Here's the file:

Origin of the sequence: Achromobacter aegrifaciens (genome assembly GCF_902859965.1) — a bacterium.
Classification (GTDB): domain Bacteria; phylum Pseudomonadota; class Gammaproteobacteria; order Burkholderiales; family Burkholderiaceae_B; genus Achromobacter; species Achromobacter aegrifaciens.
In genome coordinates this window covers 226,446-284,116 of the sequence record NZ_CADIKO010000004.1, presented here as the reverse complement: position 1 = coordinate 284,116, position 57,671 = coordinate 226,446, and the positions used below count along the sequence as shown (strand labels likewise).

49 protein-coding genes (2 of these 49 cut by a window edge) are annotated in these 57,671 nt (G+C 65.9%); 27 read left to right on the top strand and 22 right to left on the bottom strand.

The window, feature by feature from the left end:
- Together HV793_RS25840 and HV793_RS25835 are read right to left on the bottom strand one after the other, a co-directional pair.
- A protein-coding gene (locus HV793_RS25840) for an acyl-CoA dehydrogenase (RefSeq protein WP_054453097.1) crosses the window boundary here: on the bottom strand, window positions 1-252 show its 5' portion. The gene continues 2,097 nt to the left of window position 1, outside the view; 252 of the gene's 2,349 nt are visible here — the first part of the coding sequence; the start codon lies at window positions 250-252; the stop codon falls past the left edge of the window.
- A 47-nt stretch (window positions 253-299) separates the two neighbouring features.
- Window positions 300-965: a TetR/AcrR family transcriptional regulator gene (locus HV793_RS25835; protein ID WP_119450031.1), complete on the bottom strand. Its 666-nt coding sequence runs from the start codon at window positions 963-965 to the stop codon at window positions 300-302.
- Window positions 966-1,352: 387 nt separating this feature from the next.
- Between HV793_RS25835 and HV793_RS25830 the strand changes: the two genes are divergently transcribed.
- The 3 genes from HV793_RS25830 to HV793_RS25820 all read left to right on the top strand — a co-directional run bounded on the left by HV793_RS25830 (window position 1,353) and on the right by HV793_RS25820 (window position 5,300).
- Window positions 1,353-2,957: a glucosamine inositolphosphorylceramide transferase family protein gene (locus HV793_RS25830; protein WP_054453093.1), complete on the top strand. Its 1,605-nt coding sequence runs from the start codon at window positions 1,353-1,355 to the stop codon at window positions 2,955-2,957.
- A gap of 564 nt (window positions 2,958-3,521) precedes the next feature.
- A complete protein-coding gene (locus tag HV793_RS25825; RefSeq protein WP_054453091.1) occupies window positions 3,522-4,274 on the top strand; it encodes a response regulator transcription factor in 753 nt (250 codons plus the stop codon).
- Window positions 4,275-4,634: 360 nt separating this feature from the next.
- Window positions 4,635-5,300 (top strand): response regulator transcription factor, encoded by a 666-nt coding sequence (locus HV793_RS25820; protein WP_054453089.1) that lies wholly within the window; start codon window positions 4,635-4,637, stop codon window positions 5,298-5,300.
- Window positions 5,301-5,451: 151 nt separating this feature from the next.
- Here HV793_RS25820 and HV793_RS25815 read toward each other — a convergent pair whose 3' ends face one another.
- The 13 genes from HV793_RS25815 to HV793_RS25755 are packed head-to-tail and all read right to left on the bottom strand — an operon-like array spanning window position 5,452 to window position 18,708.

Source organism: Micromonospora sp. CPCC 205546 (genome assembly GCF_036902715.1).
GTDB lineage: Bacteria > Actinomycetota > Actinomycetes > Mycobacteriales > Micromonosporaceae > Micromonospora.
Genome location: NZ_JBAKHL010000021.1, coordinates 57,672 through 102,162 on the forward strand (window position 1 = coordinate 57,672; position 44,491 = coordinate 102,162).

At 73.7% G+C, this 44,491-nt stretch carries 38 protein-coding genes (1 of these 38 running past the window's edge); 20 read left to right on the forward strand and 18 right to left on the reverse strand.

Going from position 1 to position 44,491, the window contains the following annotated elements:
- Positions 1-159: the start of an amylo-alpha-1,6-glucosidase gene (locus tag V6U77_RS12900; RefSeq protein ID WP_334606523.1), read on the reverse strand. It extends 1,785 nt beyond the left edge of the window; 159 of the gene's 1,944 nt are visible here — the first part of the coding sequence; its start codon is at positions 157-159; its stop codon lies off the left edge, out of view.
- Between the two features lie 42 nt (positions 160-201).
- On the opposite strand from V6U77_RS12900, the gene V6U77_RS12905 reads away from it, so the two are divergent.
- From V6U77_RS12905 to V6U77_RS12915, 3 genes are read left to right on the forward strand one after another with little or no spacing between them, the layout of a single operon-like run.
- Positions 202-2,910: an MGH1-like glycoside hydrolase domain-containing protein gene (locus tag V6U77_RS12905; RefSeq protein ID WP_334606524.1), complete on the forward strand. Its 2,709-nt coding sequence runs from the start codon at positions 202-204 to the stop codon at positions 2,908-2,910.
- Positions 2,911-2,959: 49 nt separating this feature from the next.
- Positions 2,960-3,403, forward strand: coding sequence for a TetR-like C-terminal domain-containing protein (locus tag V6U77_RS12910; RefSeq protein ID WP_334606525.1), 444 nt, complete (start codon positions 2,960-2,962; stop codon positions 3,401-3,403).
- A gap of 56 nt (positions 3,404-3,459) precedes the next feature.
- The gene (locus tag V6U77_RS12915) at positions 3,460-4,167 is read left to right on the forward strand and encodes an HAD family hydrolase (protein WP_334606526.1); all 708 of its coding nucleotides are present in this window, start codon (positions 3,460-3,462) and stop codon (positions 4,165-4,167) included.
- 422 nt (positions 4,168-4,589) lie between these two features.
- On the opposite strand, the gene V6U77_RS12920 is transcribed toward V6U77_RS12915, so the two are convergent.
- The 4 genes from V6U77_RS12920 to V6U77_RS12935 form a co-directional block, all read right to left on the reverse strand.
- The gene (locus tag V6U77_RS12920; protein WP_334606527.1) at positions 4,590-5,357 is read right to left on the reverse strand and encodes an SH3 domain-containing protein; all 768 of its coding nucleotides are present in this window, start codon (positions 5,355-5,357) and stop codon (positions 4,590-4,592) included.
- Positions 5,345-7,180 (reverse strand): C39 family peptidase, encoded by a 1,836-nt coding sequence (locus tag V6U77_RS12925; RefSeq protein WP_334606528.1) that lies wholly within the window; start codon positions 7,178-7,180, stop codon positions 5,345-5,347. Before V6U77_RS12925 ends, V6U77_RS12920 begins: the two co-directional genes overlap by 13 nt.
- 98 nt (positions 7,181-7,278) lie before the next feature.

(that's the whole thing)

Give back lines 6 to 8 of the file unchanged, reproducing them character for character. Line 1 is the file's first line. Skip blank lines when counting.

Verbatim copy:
- Together HV793_RS25840 and HV793_RS25835 are read right to left on the bottom strand one after the other, a co-directional pair.
- A protein-coding gene (locus HV793_RS25840) for an acyl-CoA dehydrogenase (RefSeq protein WP_054453097.1) crosses the window boundary here: on the bottom strand, window positions 1-252 show its 5' portion. The gene continues 2,097 nt to the left of window position 1, outside the view; 252 of the gene's 2,349 nt are visible here — the first part of the coding sequence; the start codon lies at window positions 250-252; the stop codon falls past the left edge of the window.
- A 47-nt stretch (window positions 253-299) separates the two neighbouring features.